Ringworm is an infectious skin disease that is common with children but may also affect adults. Despite the name suggesting that parasites such as worms cause it, ringworm is actually acquired through a fungal infection. “Ringworm” was just a name that stuck due to an early belief that it was caused by worms. It could be described as small circular red patches on the skin that may appear as a rash and thrives in wet and moist areas of the scalp, skin, nails, as well as the groin and other parts of the body. The symptoms vary depending on the location of the lesion, like hair loss when located at the scalp, but a common symptom with ringworm is a painful itch or even blisters around the area of infection. The most common type of ringworm is tinea pedis, more commonly known as athlete’s foot. Other types of ringworm are tinea capitis for infection on the scalp, and tinea corporis for infection on the body.
Symptoms of Ringworm
Ringworm appears as red, scaly patches or a ring on the skin that may look like a rash and could blister and ooze. The red patches appear to be redder on the outside and as it gets to the center, it looks more like the skin tone of the person who has it. Ringworm also brings out an intense burning itch, and further scratching within the infected area irritates the skin more and promotes the spread to other parts of the body. Scratching also increases the chances of developing ringworm in the nails and inflammation may occur accompanied by pain. Ringworm on the scalp on every occasion brings about hair loss and in some cases, may be permanent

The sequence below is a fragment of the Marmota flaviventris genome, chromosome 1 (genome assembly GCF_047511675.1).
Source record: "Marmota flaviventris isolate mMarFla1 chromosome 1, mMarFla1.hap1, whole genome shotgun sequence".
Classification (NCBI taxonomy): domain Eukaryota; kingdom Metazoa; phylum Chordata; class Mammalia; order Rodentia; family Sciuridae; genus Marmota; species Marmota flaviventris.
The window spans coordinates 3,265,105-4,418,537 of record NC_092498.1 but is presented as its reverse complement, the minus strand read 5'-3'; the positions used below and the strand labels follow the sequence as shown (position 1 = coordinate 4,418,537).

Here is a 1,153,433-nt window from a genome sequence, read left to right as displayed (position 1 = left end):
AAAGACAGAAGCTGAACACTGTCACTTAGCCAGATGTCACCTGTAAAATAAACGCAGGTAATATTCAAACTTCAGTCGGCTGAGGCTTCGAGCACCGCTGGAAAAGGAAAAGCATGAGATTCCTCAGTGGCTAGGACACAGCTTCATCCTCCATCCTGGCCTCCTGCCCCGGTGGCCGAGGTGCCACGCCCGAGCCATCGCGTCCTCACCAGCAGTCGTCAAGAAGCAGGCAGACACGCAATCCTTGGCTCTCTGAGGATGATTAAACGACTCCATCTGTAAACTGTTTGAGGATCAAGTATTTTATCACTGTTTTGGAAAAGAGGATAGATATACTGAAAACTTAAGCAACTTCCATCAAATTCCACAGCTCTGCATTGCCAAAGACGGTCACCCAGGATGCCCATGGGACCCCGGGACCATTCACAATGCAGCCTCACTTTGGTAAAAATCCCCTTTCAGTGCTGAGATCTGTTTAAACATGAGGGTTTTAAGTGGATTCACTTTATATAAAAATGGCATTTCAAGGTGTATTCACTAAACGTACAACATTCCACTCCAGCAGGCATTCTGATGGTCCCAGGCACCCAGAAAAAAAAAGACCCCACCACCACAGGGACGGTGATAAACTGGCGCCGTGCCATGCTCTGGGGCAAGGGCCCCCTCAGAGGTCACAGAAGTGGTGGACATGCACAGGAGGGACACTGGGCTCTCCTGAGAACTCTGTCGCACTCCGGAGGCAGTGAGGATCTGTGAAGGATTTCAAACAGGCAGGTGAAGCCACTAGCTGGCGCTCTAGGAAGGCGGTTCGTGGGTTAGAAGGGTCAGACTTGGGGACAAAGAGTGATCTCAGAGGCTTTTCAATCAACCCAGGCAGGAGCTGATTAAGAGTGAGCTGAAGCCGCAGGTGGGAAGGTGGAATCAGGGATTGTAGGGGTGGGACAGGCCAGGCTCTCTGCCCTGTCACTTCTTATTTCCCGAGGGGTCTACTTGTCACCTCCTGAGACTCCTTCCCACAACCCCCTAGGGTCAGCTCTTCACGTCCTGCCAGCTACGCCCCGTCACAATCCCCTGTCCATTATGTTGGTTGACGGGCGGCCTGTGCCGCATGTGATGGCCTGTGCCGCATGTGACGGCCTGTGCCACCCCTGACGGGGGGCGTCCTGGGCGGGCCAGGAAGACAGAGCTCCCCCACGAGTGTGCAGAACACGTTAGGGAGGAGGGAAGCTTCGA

How Do You Get It?
This fungal infection is very contagious and can be acquired in many ways. You can obtain it from an infected person, animal, even soil. If you share combs or brushes and other personal items like clothes, there’s a good likelihood that you may get it. Places such as locker rooms or pool surfaces are also common places where ringworm might be passed on. Pets such as cats and dogs may also transmit ringworm as they may also carry the infection.
Treatment and Doctor’s Care
It is easy for a doctor to distinguish ringworm from its obvious appearance and location. If not, a microscopic examination from skin scrapings and samples of the affected area may amount to a diagnosis or rule it out. Ringworm is easily treated with numerous over-the-counter anti fungal creams that are topically applied to the affected area. It is also obvious to keep the infected skin area dry and free of moisture. You should also avoid wearing clothes that may rub against the infected area as it may get irritated and get worse.
If you observe an increased swelling, or pus developing around the area of the lesion, or even worsened reddening within a month of self-treatment, it is advisable to consult your physician and seek advanced care.